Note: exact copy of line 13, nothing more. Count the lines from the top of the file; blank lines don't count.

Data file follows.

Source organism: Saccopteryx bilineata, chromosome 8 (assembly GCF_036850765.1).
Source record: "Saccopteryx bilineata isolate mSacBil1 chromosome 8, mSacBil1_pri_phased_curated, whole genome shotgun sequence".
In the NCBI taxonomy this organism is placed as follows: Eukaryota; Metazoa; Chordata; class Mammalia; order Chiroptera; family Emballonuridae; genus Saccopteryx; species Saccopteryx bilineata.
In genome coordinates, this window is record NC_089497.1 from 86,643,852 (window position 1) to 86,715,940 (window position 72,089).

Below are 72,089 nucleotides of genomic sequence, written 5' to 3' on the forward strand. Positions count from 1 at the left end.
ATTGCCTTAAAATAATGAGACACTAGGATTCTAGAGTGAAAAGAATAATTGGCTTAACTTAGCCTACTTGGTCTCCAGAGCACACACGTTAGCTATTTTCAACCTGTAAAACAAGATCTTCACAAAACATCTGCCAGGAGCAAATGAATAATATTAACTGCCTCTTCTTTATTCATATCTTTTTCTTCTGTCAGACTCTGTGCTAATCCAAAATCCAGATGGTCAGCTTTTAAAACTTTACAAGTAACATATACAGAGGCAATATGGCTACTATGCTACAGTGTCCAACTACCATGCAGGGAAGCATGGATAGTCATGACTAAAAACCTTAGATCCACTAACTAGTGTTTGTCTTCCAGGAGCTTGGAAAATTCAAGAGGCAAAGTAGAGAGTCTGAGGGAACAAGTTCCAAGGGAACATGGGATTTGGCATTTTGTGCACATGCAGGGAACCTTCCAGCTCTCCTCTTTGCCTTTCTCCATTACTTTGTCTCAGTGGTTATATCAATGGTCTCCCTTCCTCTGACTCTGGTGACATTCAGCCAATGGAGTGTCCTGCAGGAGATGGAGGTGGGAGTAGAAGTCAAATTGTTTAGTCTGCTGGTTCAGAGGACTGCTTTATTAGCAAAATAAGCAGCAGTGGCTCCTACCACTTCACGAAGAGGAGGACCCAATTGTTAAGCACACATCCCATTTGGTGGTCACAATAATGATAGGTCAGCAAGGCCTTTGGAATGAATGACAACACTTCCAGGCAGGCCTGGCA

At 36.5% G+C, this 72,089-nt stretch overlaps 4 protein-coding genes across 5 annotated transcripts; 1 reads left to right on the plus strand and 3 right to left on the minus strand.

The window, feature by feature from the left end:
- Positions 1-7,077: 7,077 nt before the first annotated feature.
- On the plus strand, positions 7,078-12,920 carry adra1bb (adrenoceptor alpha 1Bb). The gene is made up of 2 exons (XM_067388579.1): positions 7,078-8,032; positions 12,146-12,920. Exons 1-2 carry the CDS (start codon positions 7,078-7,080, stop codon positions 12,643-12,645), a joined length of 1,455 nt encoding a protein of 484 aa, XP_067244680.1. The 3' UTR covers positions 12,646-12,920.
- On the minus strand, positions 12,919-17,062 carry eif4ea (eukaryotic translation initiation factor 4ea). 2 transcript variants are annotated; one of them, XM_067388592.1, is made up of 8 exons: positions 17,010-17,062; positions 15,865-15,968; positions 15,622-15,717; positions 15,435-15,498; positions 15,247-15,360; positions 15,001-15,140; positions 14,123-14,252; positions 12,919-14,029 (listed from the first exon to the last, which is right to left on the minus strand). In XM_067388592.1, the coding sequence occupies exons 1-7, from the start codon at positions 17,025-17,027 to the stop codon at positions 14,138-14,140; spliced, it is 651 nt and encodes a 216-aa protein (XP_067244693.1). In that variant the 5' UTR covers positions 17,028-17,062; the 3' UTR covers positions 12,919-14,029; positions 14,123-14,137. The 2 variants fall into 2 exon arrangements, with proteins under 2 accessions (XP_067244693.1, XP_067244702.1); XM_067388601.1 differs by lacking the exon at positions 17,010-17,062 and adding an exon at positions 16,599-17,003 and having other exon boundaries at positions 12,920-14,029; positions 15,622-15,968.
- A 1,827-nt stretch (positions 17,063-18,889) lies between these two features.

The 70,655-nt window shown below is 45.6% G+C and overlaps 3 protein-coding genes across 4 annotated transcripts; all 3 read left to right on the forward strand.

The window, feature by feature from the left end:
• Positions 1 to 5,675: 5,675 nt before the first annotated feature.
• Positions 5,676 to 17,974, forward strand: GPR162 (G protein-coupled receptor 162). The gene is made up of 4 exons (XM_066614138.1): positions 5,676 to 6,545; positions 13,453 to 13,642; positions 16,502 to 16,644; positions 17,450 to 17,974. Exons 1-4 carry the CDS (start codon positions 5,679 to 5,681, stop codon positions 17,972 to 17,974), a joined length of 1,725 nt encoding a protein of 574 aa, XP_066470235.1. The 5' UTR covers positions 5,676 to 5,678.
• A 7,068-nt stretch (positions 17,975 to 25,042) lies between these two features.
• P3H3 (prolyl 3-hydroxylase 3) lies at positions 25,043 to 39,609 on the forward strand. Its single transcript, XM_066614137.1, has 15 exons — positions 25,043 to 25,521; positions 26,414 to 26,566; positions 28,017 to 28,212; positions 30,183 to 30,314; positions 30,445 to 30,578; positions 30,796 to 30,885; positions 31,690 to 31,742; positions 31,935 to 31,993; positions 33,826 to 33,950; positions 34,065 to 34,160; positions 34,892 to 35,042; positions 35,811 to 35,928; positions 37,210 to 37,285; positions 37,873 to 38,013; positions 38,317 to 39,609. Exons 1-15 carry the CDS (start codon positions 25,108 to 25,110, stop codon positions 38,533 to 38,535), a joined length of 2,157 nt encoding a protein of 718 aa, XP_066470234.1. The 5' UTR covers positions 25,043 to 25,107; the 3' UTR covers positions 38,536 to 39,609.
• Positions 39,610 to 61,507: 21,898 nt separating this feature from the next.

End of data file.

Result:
The 70,655-nt window shown below is 45.6% G+C and overlaps 3 protein-coding genes across 4 annotated transcripts; all 3 read left to right on the forward strand.